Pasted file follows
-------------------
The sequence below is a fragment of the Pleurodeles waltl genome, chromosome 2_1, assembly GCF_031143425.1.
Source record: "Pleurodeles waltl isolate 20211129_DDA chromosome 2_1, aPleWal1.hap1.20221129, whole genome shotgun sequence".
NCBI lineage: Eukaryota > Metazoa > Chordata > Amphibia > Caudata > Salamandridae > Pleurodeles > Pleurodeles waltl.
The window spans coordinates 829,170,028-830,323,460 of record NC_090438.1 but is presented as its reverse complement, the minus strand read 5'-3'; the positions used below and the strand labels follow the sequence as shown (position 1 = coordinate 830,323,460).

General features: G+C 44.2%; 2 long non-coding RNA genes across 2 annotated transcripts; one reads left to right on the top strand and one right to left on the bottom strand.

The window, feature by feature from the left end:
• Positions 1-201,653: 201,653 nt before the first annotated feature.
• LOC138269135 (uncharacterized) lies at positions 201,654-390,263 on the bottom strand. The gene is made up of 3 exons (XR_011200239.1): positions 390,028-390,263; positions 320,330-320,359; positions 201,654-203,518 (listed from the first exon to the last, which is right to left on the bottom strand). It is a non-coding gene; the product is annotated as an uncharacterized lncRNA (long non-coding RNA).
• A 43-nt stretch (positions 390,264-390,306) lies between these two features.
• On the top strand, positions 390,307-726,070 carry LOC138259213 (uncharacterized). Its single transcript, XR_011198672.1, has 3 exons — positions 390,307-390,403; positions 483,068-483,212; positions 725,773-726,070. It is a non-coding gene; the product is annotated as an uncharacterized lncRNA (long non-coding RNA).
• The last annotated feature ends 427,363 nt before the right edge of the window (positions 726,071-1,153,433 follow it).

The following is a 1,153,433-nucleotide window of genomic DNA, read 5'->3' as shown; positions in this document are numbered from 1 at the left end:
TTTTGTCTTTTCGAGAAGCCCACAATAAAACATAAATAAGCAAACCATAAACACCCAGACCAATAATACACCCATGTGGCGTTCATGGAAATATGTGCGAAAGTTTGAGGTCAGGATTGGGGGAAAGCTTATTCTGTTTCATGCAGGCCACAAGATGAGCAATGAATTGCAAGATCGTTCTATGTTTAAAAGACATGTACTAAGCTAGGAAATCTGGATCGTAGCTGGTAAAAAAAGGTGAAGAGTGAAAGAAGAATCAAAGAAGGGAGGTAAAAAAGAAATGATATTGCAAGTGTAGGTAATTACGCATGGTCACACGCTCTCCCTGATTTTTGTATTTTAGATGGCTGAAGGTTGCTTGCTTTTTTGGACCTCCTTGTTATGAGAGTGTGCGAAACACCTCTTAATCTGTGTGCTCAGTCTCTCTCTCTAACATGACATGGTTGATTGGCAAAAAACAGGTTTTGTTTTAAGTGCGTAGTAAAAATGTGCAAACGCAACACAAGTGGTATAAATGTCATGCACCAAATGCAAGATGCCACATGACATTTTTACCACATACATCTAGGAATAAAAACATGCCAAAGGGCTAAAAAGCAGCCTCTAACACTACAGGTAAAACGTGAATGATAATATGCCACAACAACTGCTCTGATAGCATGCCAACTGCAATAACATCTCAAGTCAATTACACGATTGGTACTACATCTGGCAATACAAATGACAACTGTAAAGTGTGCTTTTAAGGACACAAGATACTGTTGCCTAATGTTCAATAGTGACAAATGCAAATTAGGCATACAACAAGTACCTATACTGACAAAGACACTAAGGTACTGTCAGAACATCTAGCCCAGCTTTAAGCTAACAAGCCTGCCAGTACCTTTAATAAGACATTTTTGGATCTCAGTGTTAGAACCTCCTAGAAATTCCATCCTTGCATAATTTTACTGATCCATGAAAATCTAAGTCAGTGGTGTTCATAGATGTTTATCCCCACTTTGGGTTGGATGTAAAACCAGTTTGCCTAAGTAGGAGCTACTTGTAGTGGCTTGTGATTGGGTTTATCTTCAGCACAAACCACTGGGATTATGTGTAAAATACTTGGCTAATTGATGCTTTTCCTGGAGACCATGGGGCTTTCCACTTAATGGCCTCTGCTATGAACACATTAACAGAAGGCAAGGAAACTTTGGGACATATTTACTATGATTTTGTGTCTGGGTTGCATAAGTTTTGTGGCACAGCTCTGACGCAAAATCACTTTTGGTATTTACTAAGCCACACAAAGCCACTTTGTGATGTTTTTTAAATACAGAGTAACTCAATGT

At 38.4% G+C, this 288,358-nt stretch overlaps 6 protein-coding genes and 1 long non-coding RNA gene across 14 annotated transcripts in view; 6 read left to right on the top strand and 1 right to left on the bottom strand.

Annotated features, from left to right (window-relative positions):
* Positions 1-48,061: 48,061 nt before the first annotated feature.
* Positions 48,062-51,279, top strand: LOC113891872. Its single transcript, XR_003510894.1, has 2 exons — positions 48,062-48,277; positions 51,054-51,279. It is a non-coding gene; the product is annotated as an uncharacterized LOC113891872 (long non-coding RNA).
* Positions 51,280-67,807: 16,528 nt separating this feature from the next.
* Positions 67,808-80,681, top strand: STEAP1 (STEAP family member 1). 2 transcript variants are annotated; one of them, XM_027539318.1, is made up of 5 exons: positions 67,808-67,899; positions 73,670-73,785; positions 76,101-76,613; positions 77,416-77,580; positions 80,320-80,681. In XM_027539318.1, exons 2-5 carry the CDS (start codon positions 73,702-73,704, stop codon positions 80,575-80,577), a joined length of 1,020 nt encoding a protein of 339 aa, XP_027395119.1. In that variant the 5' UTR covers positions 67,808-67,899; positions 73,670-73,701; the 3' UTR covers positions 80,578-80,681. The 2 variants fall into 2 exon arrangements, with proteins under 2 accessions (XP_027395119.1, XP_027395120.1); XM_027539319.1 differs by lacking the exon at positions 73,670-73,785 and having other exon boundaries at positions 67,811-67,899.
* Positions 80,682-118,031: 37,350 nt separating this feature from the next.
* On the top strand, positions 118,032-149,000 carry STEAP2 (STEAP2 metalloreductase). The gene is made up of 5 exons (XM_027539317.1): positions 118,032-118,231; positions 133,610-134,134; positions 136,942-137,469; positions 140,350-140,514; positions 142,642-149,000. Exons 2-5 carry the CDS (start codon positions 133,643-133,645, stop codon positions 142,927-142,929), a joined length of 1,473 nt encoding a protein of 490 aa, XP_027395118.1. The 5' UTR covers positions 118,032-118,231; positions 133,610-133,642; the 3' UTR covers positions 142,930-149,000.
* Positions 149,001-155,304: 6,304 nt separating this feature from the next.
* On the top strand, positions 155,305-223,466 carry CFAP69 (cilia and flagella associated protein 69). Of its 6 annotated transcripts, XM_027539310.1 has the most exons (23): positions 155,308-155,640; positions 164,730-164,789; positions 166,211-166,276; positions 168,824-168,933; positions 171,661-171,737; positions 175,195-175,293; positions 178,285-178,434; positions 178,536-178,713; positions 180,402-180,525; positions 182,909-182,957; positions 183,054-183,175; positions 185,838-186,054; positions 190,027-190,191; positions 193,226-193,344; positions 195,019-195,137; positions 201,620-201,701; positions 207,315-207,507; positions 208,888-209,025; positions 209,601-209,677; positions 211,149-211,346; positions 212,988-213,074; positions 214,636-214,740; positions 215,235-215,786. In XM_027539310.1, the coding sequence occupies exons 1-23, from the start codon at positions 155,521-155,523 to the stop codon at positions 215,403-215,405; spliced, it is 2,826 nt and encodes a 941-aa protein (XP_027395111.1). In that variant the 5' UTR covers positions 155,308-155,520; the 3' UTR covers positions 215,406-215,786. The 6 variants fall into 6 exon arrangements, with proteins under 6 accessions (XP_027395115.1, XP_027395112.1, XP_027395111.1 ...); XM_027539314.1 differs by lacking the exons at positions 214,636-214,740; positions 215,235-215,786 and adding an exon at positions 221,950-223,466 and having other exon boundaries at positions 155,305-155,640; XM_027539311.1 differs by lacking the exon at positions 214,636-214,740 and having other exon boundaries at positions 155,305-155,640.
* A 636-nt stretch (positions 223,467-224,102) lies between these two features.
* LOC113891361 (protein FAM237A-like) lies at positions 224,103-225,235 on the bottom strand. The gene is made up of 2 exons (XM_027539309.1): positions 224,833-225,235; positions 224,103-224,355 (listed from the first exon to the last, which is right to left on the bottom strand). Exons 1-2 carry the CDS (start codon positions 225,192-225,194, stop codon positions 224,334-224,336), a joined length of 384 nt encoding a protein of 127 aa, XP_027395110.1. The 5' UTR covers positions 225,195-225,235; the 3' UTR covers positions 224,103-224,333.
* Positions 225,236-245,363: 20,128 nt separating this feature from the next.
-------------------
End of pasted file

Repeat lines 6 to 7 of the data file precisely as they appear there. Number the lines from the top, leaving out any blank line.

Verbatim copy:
The window, feature by feature from the left end:
• Positions 1-201,653: 201,653 nt before the first annotated feature.